This Thanksgiving I recalled and was thankful that so many helped me on my way to become a (now-retired) professional wildlife biologist. These are folks who helped me build confidence to pursue a career I never dreamed was possible when I was young. Perhaps it is a sign of growing older that this holiday is now (for me) a good time for reflection.
I think of those in the military who trusted that I knew what I was doing when I worked on aircraft costing millions of dollars, and of the lives of the aircrews that depended on my mechanical skills and knowledge. I think of two roommates in the military who in the evenings took out their slide rules and opened their textbooks on differential and integral calculus so that they could eventually obtain their degrees in electrical engineering. It was they who encouraged me to think of college and led me to earn a year’s worth of college credits while in the military that worked to my advantage later.
I think of my late parents who could not financially help me in college when I returned from the military, but who offered me words of encouragement that my efforts would somehow be financially rewarded. I am thankful for a wife who delayed her higher education goals so that I could obtain mine.
I am thankful that a U.S. Fish and Wildlife Service Cooperative Wildlife Research Unit leader encouraged me to continue on to graduate school with the promise that “I will find you a fellowship so that you won’t have to worry about the cost.” I am thankful that yet another Cooperative Wildlife Research Unit leader obtained other fellowships for me, allowed me to choose a research project of my interest (bobcat ecology and social behavior) in Idaho, and then found funding and trusted me to complete research projects on wolverines in Montana and African leopards in the Republic of South Africa.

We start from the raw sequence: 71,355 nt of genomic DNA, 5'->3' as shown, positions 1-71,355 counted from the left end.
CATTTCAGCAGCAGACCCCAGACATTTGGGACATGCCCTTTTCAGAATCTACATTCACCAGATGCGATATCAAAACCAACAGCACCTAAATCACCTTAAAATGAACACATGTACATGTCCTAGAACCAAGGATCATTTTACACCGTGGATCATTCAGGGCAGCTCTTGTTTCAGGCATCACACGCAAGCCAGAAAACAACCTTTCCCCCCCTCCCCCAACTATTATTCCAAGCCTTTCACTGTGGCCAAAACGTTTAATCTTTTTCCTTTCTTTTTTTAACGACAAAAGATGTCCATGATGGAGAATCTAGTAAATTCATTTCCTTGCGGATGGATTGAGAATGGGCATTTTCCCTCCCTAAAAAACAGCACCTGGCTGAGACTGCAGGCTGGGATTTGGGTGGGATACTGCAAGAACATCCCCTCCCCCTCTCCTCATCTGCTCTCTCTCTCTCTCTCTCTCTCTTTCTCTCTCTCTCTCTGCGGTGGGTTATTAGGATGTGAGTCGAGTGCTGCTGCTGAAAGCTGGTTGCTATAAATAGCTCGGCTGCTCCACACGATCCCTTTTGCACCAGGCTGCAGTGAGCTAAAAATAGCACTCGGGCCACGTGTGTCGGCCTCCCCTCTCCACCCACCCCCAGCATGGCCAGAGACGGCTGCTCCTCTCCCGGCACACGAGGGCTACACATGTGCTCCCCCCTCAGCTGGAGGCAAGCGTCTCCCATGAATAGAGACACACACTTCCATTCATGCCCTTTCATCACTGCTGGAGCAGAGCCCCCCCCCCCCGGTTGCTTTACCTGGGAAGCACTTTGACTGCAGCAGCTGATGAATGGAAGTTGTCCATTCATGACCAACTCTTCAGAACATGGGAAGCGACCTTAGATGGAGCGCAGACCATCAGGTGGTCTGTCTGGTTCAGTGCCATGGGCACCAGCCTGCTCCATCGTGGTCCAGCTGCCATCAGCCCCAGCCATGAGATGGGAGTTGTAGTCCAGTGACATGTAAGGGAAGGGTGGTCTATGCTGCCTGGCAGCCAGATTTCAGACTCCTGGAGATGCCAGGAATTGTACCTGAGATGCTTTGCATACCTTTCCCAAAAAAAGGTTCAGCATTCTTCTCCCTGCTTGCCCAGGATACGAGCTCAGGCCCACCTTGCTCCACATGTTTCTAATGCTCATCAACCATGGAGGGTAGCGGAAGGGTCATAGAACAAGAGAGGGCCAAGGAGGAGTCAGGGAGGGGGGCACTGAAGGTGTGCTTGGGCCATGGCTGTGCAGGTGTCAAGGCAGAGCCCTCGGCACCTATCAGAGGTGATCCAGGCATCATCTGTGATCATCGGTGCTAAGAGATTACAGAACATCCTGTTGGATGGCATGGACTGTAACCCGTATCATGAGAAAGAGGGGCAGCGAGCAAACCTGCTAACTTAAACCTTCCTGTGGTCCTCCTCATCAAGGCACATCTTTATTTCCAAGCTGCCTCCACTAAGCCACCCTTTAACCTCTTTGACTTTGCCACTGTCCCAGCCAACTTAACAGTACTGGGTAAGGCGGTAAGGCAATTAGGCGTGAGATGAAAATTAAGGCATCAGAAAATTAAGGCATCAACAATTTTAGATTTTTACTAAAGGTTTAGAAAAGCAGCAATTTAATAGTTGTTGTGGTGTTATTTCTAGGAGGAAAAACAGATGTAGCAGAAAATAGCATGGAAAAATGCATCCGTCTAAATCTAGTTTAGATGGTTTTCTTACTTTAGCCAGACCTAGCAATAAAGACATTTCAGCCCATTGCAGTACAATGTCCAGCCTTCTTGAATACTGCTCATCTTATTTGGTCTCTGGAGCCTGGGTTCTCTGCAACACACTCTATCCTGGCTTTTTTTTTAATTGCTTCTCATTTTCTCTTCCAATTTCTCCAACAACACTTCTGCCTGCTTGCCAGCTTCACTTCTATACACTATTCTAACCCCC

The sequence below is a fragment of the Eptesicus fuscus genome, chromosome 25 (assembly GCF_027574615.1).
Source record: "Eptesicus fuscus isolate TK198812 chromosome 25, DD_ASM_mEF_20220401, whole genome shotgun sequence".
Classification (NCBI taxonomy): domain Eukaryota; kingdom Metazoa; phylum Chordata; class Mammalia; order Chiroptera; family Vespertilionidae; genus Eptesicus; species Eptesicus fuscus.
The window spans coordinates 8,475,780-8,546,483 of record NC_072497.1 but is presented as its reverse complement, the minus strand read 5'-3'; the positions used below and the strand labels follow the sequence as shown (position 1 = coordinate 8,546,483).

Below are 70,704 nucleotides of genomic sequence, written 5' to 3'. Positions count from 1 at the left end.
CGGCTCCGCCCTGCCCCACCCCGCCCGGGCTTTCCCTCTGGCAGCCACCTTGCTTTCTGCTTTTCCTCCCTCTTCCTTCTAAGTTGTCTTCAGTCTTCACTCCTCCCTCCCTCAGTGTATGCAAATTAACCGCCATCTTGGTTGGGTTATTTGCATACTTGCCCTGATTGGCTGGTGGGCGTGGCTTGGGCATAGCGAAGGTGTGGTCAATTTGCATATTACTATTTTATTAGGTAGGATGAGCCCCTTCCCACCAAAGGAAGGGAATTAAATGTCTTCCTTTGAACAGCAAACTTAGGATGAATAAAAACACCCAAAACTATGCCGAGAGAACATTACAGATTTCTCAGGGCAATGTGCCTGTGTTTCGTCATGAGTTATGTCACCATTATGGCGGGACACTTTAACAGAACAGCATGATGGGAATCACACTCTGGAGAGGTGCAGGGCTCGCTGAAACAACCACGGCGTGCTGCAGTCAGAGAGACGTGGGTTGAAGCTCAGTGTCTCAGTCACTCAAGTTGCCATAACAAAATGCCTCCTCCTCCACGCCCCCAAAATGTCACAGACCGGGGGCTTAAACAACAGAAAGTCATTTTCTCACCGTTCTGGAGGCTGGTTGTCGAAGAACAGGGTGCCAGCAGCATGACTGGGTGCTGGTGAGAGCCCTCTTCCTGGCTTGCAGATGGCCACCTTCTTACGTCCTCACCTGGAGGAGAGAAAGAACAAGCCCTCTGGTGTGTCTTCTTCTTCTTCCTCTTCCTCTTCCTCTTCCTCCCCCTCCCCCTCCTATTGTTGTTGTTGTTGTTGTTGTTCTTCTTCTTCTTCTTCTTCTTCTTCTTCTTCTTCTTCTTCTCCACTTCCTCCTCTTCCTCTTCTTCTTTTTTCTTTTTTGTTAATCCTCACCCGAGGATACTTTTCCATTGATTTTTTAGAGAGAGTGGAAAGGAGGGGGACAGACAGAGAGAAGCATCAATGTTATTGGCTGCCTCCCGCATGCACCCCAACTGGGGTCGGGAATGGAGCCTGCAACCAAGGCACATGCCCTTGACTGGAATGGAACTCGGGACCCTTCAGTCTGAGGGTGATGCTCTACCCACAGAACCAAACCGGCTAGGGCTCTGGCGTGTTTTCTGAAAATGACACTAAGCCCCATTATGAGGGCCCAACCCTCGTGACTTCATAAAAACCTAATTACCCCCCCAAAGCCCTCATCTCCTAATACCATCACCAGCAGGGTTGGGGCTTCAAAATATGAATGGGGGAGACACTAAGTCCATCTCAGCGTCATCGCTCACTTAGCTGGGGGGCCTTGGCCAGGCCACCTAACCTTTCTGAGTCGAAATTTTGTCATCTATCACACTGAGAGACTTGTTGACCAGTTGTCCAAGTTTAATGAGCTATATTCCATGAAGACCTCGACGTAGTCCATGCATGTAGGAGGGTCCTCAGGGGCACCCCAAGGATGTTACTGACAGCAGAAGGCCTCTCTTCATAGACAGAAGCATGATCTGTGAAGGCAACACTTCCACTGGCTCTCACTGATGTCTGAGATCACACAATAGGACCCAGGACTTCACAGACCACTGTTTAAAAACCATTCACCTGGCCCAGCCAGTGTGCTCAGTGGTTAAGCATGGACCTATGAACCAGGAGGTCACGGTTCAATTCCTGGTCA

I think of a colleague who was influential in my coming to Alaska and later a refuge manager who, unknown to me, went beyond the call of normal duty to hire me in a new position that opened up numerous opportunities for wildlife research and management.
I am also thankful for those who inspired me by their writings — “Walden” by Henry David Thoreau, “A Sand County Almanac” by Aldo Leopold, and “Of Men and Marshes” by Paul Errington. And those who inspired me by their efforts, some of whom I was fortunate to eventually meet — Durwood Allen’s research on wolves on Isle Royale, George Schaller’s studies on mountain gorillas, tigers, lions, and Himalayan and Tibetan wildlife, and my advisor and mentor Maurice Hornocker’s studies on grizzly bears and cougars and later on wolverines, river otters and Siberian tigers. Some of these people, including my parents and wife, have already passed on. But they all helped me in ways they probably never knew, and for that I am most thankful.
Dr. Ted Bailey retired from the Kenai National Wildlife Refuge where he was the supervisory wildlife biologist for many years. He has lived on the Kenai Peninsula for over 38 years and still maintains a keen interest in its wildlife and natural history.